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Natural Wonders

Amkhoi Wood Fossil Park offers a hoard of natural treasures

The park near Bolpur displays petrified wood estimated to be 15- to 20-million-years old and also serves as a botanical garden

Rangan Datta | Published 12.07.22, 03:15 PM
A wood fossil displayed at the park

A wood fossil displayed at the park

Photos: Rangan Datta

The villagers of Amkhoi village, near Bolpur, while digging a pond in 2006, stumbled upon giant bone-like structures. Unable to figure out what they were, they informed the local administration. These led to a scientific investigation revealing that what looked like giant bones were actually fossilised wood. Scientific digging continued at the pond site, extracting more such fossilised wood specimens, which were estimated to be 15- to 20-million-years old. 

Fossilised or petrified wood is often aesthetically pleasing and have a soft lustre with colourful hues. They are considered as semi-precious ‘stones’ and often used in jewellery — fetching a good market value. So, as the news of the discovery spread, they attracted fossil hunters from far and wide, leading to vandalism of the site. 

Another example of a wood fossil

Another example of a wood fossil

In order to protect the fossils, the entire area was converted into a fossil park in 2017-18. Known as the Amkhoi Wood Fossil Park, it aims to create awareness about fossils among students and common people, and also tries to help scholars in their research.

The entrance of the park

The entrance of the park

A pathway from the entrance leads to the pond from where the fossils were initially found. A large wood fossil is on display on a platform at the centre of the pond. The pathway leads to an open space, where the fossils are displayed with bilingual boards narrating the details of not only the fossils, but also about the process of fossilisation.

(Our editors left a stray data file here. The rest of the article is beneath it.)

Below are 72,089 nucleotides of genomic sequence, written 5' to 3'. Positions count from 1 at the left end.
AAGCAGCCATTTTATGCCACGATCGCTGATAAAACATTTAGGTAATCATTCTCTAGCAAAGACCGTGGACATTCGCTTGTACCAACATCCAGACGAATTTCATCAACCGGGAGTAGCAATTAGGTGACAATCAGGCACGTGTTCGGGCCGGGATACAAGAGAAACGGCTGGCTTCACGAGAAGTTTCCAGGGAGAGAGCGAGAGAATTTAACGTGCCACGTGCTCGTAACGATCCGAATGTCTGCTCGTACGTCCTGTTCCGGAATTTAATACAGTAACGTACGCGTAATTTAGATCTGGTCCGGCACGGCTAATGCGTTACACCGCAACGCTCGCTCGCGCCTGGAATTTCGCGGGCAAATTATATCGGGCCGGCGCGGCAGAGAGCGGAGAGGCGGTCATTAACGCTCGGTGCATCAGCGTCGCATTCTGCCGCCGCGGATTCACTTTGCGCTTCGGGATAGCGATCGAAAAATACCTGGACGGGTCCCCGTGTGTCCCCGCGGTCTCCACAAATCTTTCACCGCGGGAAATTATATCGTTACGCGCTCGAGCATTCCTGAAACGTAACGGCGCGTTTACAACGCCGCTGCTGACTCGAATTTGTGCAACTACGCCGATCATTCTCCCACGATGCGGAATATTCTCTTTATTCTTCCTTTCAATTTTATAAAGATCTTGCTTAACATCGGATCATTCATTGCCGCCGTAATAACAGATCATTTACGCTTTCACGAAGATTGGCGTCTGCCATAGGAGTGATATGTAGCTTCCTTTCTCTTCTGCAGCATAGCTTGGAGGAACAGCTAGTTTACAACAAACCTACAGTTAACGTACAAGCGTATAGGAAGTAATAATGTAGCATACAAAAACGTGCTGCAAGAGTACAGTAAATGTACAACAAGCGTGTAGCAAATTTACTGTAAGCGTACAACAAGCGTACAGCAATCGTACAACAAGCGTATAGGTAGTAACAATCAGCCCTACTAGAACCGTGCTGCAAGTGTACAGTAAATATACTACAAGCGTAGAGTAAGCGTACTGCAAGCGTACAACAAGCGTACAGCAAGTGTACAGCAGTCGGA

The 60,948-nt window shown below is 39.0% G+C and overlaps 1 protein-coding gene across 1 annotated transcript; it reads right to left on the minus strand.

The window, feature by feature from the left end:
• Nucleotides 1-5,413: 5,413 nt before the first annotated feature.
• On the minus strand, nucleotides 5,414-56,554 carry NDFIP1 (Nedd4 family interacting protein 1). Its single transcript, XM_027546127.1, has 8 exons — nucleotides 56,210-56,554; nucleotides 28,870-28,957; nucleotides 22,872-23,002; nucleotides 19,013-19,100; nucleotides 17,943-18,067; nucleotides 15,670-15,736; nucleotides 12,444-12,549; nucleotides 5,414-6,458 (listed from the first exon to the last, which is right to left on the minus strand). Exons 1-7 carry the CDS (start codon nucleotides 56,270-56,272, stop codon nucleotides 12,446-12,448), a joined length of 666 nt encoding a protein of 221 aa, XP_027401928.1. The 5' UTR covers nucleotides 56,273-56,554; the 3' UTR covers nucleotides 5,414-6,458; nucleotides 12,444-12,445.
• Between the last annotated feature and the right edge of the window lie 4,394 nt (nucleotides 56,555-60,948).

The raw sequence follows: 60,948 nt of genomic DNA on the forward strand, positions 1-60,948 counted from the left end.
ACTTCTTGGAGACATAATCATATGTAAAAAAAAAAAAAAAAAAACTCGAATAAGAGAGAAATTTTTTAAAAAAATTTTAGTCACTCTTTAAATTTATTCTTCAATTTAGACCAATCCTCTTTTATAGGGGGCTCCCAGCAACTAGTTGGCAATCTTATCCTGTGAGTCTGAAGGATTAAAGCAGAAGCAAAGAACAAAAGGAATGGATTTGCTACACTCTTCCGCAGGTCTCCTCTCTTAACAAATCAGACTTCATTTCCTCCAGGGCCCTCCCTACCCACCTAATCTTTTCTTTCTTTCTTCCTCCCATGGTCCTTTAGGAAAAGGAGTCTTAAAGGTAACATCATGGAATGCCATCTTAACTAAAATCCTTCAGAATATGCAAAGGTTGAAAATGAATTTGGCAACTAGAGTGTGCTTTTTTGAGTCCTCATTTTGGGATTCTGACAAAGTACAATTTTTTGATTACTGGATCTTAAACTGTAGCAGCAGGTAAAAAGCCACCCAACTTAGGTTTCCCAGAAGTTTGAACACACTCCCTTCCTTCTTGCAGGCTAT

The path through the park

The path through the park

One of the displays mentions: “Fossils are preserved remains, impression or traces of any once living things from the past geological age. Specimens are usually considered to be fossil if they are preserved for over 10,000 years.” They further mention fossilised wood is usually known as petrified wood, where the organic materials are replaced with minerals, while maintaining the original structure of the wood. The minerals add colour to the petrified wood. 

Minerals add colour to the petrified wood

Minerals add colour to the petrified wood

The fossils displayed are trunk portions of flowering trees that have turned into rock-like structures due to petrification. Scientific investigation has also revealed that the trees were originally part of a forest that thrived in the uplands of Rajmahal and Chotanagpur Hills. It is presumed that the trees were carried by floods and deposited under fine sand and clay, gradually transforming them into fossils. The fossils found here belong to Dipterocarpaceae, Anacardiaceae, Combretacea and Leguminosae families of plants. The fossil park also doubles up as a botanical garden, with labelled and newly planted living trees. 

The park also doubles up as a botanical garden

The park also doubles up as a botanical garden

Park Information

  • There is an entrance fee of Rs 10 and Rs 5 for students and children
  • The park is open from 10am – 4pm, and closed on Wednesdays
  • The park lies at the edge of Illambazaar town
  • It is easily approached from Bolpur and Santiniketan 
  • Facilities at the park entrance include paid car parking, washrooms and a tea shop

Rangan Datta is a mathematics and management teacher by profession and a travel writer and photographer by passion. He has been addicted to discovering off-beat places since his undergraduate days at St. Xavier's College. Blogging and contributing to Wikipedia are his other passions.

Last updated on 12.07.22, 03:15 PM
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